Sherlock Holmes

There is something to enjoy about this flagrant makeover of fiction's first modern detective.

Sherlock Holmes - Robert Downey Jr. Dr. John Watson - Jude Law Irene Adler - Rachel McAdams Lord Blackwood - Mark Strong Inspector Lestrade - Eddie Marsan Mary Morstan - Kelly Reilly Sir Thomas Rotheram - James Fox Lord Coward - Hans Matheson Mrs. Hudson - Geraldine James

If you can get over the idea of Sherlock Holmes as an action hero — and if, indeed, you want to — then there is something to enjoy about this flagrant makeover of fiction’s first modern detective into a man of brawn as much as brain. To say that this is not grandpapa’s Sherlock Holmes will be either irrelevant or a plus for most of the intended audience, who know the iconic Victorian/Edwardian-era sleuth by reputation if at all. A good number of Robert Downey Jr.’s “Iron Man” fans will likely follow him here, as he turns the venerable deerstalker-capped and becaped figure into a gym-toned, half-deranged Holmes unlike any seen before. Worldwide prospects look potent.

Memorably played 14 times by Basil Rathbone through the ’40s, Holmes has been seen only intermittently onscreen since then, notably in Billy Wilder’s inspired but tragically truncated 1970 “The Private Life of Sherlock Holmes,” as well as in “The Seven-Per-Cent Solution” in 1976 and “Young Sherlock Holmes” in 1985; on British television, played by Jeremy Brett; and in an animated series, voiced by Peter O’Toole.

Popular on Variety

Theoretically, Arthur Conan Doyle’s genius of Baker Street is as open to reinvention and reinterpretation as any character, so there is a measure of amusement to be had in observing the contortions producer Joel Silver, director Guy Ritchie and screenwriters Michael Robert Johnson, Anthony Peckham (“Invictus”) and Simon Kinberg (“Mr. and Mrs. Smith”) have gone through to refit the character to the presumed requirements of the mass international audience.

Their choice was to transform the historically slim, reclusive, intellectual eccentric into an evident manic depressive whose idea of recreation is to slum in what looks like an East End precursor of the fight club. Such Holmes purists as may remain will blanch, but young audiences, particularly males, will likely swill the topped-out serving of sweaty masculinity, flexing muscle, imaginative violence, unusual weaponry, impudent banter and ballsy effrontery.

Although Downey’s recent ascent to action-blockbuster topliner defines the nature of this new Holmes, the thesp’s essential identity as a resourceful and vigorous character actor asserts itself up to a point. Distractingly, for the time period, he sports a wild-haired, stubbled look that makes him resemble Al Pacino’s kid brother, and there are times when his well-accented Britspeak reaches such basso depths that his dialogue can’t be fully understood. But his keen eyes, quick tongue and edgy combustibility do lend credence to a man who’s able to see, anticipate and comprehend things others can’t — which, in this case, includes a slow-motion compendium of the bodily harm that awaits his opponent at fisticuffs.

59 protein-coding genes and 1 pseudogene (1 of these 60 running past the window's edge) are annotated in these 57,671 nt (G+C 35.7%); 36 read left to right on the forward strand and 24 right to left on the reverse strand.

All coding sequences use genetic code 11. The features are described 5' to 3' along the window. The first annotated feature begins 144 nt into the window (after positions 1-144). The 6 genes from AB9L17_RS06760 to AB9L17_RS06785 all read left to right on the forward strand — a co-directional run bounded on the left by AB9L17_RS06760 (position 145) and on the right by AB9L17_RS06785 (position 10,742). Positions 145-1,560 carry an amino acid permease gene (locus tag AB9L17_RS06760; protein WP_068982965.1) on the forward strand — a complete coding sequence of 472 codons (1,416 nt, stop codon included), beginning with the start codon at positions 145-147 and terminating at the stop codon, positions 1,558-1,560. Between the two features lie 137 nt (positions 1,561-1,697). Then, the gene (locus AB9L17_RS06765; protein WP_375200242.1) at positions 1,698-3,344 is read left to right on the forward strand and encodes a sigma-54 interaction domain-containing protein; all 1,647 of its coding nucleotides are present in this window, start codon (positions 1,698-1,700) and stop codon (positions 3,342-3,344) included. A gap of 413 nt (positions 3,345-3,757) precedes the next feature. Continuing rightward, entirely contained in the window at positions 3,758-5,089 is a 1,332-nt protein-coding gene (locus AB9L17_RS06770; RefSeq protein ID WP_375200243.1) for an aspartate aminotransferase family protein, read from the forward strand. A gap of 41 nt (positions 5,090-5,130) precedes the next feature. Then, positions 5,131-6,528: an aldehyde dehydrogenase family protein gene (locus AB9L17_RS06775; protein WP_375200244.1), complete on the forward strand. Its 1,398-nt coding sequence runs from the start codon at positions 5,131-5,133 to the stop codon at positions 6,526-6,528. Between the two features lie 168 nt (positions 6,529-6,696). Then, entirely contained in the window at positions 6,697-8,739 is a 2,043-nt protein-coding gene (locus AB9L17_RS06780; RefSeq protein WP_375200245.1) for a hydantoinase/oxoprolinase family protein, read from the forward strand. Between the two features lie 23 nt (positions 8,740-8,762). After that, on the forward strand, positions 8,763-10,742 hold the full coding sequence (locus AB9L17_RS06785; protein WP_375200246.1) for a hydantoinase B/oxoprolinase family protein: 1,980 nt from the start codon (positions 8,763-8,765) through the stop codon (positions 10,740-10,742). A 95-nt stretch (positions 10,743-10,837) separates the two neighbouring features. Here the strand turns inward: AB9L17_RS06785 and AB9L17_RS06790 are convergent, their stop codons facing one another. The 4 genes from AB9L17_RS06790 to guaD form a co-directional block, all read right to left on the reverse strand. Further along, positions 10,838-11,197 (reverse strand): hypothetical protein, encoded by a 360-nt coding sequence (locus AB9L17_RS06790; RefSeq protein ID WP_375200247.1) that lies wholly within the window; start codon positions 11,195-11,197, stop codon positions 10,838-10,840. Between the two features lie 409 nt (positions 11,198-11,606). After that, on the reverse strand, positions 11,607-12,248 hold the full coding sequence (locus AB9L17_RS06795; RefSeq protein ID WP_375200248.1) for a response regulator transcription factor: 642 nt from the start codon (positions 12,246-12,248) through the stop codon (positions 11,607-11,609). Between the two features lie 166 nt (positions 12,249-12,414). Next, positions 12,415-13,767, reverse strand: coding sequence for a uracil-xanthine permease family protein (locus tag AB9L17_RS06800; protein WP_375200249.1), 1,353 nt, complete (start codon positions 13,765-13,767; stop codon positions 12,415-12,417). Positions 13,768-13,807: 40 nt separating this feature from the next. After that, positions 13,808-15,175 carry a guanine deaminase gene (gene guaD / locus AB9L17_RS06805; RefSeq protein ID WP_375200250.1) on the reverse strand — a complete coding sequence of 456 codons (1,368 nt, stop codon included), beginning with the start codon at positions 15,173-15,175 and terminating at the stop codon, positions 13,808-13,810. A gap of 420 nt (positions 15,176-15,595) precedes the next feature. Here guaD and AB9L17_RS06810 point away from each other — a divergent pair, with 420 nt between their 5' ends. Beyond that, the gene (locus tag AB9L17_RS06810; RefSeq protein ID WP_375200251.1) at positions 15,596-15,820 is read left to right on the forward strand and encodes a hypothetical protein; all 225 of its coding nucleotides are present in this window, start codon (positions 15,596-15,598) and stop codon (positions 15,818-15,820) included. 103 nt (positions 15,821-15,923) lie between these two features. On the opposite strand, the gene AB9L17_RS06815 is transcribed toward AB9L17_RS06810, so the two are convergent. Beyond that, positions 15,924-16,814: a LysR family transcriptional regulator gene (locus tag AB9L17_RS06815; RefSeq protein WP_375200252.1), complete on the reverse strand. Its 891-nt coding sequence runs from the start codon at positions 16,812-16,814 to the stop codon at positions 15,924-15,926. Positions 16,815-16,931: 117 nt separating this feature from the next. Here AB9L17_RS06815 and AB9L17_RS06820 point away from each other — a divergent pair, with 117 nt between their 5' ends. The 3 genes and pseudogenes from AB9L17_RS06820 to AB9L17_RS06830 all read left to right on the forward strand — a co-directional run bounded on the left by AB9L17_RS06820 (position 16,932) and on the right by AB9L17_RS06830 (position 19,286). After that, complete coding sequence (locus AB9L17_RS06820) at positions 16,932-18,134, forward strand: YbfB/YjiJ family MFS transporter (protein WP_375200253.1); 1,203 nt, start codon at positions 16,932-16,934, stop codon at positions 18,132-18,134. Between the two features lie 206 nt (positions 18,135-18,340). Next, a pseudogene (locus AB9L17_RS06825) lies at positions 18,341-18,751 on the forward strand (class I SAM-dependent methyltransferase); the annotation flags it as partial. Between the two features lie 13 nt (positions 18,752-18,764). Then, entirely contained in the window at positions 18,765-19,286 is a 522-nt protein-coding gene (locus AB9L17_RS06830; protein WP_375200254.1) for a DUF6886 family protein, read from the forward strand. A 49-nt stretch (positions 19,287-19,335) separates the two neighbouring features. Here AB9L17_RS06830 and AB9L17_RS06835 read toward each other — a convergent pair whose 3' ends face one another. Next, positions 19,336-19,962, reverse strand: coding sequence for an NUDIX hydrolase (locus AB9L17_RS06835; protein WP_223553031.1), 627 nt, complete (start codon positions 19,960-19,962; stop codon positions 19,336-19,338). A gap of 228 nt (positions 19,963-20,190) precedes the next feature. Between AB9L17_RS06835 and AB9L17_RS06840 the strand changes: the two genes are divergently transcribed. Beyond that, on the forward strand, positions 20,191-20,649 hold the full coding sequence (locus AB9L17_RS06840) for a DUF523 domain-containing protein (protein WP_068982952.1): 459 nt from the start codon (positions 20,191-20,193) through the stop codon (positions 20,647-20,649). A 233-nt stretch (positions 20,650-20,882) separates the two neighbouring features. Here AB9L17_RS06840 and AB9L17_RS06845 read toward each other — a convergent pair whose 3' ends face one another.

Once past the nonsensically overloaded martial-artsy opening stretch, a worthy opponent to Holmes announces himself in the person of Lord Blackwood (the ever-impressive Mark Strong). Condemned to die for the murder of several women, this self-possessed practitioner of black magic ominously warns that, “Death is only the beginning,” as he is led to the hangman’s noose, after which he is duly pronounced dead by none other than Holmes’ sometimes partner and chronicler, Dr. Watson, now transformed into a dashing pretty boy by Jude Law.

Unfortunately for Holmes, Watson and the other citizens of London, Blackwood shortly resurrects himself and undertakes to establish his New Order, with part of the plan being Britain’s reconquest of that former colony across the Atlantic. Blackwood’s organization, a Masonic-like cult with members in high places, also prefigures fascist iconography in terms of greatcoat design, hair stylings and expressive scowling, so at least sartorially, its members have a distinct edge on the disheveled Holmes.

In addition to taking on men twice his weight in hand-to-hand combat, Holmes diverts himself by undermining Watson’s relationship with his fiancee (Kelly Reilly) and coping with the return of Irene Adler (Rachel McAdams), a master criminal who has twice bested Holmes in the past and whose personal intentions with him are far from honorable. Curiously, the one area of traditional Holmesiana the script doesn’t really transgress is his lack of romantic attachment. Some backstory and offscreen shenanigans with Irene are suggested, but there remains a reticence to doing anything dramatically interesting with this woman, who is not very well integrated into the rest of the story, a shortcoming the normally resourceful McAdams is unable to do much about.

Action scenes are devised to accentuate aspects of turn-of-the-century industrial London, ruffians of notably indestructible stature (particularly a scar-faced giant who just keeps on coming) and deaths of a diabolically creative nature that only the scientifically adept Blackwood could concoct and the encyclopedically knowledgeable Holmes could analyze. After a well-prepared dramatic climax in Parliament, a putative action exclamation point feels hokey and too CGI-dominated.

Olde London town probably hasn’t looked this filthy onscreen since David Lynch’s “The Elephant Man” and every frame has been crammed with visual stimulation thanks to Sarah Greenwood’s detailed production design, Philippe Rousselot’s gritty lensing and Jenny Beavan’s determinedly creative costume design. Ritchie has never worked on a scale anything approaching this before and, while some of the directorial affectations are distracting, he keeps the action humming.